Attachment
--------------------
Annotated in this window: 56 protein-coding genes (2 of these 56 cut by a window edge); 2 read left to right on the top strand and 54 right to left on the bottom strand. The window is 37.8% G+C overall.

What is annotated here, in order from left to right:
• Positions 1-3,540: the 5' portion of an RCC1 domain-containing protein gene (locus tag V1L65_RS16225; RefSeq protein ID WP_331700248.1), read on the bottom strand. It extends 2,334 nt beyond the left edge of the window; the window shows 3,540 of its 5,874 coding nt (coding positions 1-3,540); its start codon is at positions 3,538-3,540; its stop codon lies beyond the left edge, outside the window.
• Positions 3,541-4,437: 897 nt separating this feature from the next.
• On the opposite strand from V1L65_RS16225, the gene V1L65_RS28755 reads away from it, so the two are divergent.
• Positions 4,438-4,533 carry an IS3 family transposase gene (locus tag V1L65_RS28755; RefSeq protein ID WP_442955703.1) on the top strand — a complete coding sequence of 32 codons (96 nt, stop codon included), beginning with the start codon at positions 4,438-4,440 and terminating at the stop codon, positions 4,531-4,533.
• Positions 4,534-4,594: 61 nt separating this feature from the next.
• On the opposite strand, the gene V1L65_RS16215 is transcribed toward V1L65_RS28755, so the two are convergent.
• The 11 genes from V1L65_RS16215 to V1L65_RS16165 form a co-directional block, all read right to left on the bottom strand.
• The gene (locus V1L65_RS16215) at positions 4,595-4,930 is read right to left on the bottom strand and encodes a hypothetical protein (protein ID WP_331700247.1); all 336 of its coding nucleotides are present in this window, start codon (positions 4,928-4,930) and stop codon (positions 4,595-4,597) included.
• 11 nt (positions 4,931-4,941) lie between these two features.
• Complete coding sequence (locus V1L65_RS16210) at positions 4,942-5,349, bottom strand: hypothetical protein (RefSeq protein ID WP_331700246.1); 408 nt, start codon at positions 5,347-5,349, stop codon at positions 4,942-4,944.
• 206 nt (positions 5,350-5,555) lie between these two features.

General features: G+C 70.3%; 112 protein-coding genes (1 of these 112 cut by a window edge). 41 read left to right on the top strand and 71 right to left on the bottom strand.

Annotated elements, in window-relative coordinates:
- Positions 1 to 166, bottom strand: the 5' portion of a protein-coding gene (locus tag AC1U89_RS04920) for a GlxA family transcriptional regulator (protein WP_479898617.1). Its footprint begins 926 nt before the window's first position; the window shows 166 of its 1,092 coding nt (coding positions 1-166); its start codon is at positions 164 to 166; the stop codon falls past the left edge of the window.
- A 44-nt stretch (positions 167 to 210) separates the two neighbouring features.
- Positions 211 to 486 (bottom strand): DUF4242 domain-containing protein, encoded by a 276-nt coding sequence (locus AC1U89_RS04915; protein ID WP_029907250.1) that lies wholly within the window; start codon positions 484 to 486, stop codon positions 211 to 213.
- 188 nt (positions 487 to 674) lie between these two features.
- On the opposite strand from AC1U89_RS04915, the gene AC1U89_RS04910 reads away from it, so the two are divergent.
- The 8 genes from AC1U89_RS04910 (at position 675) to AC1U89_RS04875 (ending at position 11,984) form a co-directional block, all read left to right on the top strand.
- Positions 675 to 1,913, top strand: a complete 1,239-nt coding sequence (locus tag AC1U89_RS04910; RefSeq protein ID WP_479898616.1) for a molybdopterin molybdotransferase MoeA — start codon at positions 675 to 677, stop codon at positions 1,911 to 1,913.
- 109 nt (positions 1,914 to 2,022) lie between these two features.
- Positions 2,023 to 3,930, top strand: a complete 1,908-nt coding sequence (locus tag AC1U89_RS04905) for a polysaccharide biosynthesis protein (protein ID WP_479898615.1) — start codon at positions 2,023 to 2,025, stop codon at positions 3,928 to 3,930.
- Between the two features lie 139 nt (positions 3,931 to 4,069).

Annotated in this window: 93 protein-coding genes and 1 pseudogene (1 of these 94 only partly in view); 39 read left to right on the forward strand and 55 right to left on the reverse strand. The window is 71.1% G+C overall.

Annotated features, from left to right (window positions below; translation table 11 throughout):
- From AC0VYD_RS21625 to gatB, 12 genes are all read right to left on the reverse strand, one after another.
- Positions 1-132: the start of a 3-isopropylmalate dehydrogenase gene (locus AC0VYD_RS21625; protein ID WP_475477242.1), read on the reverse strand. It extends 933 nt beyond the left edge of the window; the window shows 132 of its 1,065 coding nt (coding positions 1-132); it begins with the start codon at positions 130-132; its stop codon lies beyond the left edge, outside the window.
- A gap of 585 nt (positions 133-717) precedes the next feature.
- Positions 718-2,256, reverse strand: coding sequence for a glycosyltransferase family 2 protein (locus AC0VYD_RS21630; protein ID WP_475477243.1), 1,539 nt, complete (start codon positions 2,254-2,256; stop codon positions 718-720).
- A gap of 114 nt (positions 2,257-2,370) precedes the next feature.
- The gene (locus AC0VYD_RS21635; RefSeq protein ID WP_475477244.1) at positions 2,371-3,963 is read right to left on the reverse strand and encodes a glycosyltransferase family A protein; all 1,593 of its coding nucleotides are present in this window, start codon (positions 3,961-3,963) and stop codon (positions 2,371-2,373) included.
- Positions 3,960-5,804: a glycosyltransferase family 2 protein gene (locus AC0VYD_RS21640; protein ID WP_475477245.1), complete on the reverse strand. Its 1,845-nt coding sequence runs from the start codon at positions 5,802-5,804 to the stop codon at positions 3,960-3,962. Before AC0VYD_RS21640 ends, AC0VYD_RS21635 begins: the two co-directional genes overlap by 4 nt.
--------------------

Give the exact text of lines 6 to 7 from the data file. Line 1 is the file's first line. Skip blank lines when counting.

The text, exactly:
• Positions 4,438-4,533 carry an IS3 family transposase gene (locus tag V1L65_RS28755; RefSeq protein ID WP_442955703.1) on the top strand — a complete coding sequence of 32 codons (96 nt, stop codon included), beginning with the start codon at positions 4,438-4,440 and terminating at the stop codon, positions 4,531-4,533.
• Positions 4,534-4,594: 61 nt separating this feature from the next.